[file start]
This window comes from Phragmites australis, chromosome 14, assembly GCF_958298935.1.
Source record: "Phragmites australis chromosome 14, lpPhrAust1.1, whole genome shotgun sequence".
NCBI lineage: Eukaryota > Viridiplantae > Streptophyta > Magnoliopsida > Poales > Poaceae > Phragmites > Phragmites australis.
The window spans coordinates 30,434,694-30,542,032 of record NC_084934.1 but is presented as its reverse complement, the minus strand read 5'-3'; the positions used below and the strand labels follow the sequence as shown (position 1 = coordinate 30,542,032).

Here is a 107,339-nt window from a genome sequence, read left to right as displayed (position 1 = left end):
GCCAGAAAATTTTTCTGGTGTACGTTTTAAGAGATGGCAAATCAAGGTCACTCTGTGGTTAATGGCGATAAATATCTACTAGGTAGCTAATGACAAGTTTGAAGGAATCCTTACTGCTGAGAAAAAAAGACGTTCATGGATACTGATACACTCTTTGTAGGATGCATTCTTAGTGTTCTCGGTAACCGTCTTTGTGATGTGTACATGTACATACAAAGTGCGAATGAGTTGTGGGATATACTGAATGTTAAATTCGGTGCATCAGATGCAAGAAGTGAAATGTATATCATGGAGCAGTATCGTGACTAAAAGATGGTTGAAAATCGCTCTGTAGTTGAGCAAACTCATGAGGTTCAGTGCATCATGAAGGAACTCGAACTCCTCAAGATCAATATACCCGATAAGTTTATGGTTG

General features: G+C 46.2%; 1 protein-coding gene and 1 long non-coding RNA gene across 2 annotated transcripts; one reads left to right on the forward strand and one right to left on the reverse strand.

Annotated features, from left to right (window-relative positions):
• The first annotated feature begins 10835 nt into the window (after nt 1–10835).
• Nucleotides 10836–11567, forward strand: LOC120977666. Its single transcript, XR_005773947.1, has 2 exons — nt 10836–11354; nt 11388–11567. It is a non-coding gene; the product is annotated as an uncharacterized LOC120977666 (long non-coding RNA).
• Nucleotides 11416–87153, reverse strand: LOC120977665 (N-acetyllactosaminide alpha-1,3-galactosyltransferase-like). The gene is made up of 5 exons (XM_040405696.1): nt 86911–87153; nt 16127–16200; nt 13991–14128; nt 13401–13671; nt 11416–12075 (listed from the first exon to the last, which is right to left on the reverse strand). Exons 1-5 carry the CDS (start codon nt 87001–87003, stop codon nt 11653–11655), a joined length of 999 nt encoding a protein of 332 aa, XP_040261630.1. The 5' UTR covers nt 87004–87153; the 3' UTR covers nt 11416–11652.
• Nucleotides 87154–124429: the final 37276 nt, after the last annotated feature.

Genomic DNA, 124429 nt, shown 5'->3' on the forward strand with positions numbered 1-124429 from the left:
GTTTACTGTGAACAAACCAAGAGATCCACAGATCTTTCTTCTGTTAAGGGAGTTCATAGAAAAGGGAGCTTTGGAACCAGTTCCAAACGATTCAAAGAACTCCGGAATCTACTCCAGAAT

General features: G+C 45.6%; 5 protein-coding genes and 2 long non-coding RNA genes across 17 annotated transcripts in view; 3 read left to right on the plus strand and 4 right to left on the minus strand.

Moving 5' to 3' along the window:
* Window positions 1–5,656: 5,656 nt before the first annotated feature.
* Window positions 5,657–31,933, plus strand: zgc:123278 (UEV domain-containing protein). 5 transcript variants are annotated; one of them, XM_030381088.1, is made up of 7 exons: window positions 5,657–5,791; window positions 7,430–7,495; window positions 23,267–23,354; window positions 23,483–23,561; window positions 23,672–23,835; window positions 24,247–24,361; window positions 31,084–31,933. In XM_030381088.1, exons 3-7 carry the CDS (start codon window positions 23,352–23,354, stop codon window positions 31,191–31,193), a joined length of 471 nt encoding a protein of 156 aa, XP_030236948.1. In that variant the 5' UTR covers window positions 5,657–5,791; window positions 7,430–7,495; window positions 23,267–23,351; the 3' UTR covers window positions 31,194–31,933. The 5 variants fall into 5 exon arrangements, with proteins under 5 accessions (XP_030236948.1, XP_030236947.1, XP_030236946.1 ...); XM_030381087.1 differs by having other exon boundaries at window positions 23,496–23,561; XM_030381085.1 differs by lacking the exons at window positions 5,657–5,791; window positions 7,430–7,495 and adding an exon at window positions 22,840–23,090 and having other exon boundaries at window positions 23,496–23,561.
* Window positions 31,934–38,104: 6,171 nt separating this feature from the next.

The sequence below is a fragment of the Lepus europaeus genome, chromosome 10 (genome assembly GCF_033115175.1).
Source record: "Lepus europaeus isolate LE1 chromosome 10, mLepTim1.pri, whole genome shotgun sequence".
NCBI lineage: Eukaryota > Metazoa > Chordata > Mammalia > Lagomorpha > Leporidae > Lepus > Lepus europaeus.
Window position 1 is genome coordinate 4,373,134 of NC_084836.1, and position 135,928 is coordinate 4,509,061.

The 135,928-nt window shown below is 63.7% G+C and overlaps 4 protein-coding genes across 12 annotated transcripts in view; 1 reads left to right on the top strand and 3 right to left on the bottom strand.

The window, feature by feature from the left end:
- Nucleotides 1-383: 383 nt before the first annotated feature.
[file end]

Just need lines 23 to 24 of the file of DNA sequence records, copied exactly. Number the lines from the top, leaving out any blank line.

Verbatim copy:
Window position 1 is genome coordinate 4,373,134 of NC_084836.1, and position 135,928 is coordinate 4,509,061.

The 135,928-nt window shown below is 63.7% G+C and overlaps 4 protein-coding genes across 12 annotated transcripts in view; 1 reads left to right on the top strand and 3 right to left on the bottom strand.